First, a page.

If someone with a gun walked into your office right now, would you know what to do?

While it's a scary scenario to think about, experts say it's better to consider the thought of an active shooter before something tragic happens — which is why Building Service Contractors Association International (BSCAI) is teaming up with ProActive Response Group to offer active shooter training. From pre-incident awareness and threat responsiveness to life-saving medical techniques, the online course is designed to help those in the workplace.

"Some organizations say, 'We don't want to scare our staff by offering this,'" said Chad Ayers, founder of ProActive Response Group. "But you're not doing this to scare anyone. We want you to be prepared."

A former sheriff's deputy in Greenville County, South Carolina, Ayers said he and his team have designed active shooter courses that help people respond in high-pressure environments and maximize life-saving potential. He was inspired to develop a more comprehensive training plan after seeing the only thing many companies had access to were short presentations by local law enforcement.

"Education is best for survival," Ayers said.

Their training centers around four concepts: pre-incident, immediate response, medical response and immediate aftermath. Each video depicts a situation and walks through how employees can proactively address it using the tools they have around them. There are also online quizzes and action plans employees can use to test their knowledge and incorporate these tips into their other safety procedures.

Their program is also designed with everyone in mind. From the C-suite to the workers on the floor, Ayers said they want everyone to have the tools to save themselves and their co-workers in the case of an emergency.

"The main goal, no matter what, is for everyone to survive," he said. "The response options are all the same — and they're effective."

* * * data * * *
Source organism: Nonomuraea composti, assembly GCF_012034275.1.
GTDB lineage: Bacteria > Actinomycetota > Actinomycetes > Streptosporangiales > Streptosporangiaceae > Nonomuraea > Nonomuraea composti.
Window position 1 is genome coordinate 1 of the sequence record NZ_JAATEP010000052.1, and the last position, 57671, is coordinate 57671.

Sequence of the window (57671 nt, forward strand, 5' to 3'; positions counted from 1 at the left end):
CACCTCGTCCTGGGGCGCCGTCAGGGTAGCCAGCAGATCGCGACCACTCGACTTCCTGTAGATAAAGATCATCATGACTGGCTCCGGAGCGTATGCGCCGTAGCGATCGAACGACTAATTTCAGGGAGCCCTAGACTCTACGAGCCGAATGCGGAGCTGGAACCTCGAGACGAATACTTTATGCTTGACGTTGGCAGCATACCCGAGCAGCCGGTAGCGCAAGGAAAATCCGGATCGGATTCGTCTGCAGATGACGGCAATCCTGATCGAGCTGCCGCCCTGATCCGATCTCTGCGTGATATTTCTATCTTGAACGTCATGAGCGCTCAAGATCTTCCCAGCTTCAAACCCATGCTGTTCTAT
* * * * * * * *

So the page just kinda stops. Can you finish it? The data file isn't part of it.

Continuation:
One thing most people don't think about in these situations is what comes right before and after.

Knowing how to protect yourself during the event itself is key, but it's equally as important to understand the signs of danger before they happen, and to have training to help people post-event.

This is why there is a heavy focus on medical training as part of this program.

"Civilians are the first line of defense — they're the ones who can positively affect the outcome," Ayers said. "EMS is not coming into your facility until law enforcement gets there and clears it, which could mean waiting. You can bleed out in two to four minutes. Guess who the paramedic is now? You. We're giving people simple medical skills that can save your life and your co-workers life."

So far, the company has trained more than 9,000 people on this model. They said they hope BSCAI members will find this training effective for management and janitorial staff. And because it's all digital, employees can train on their own time, no matter where they are — meaning everyone will be prepared in case of an emergency.

"These events are happening at an alarming rate and more frequently," Ayers said. "The days of us just brushing it under the table are gone."

For more information about the program and to register, visit BSCAI's website.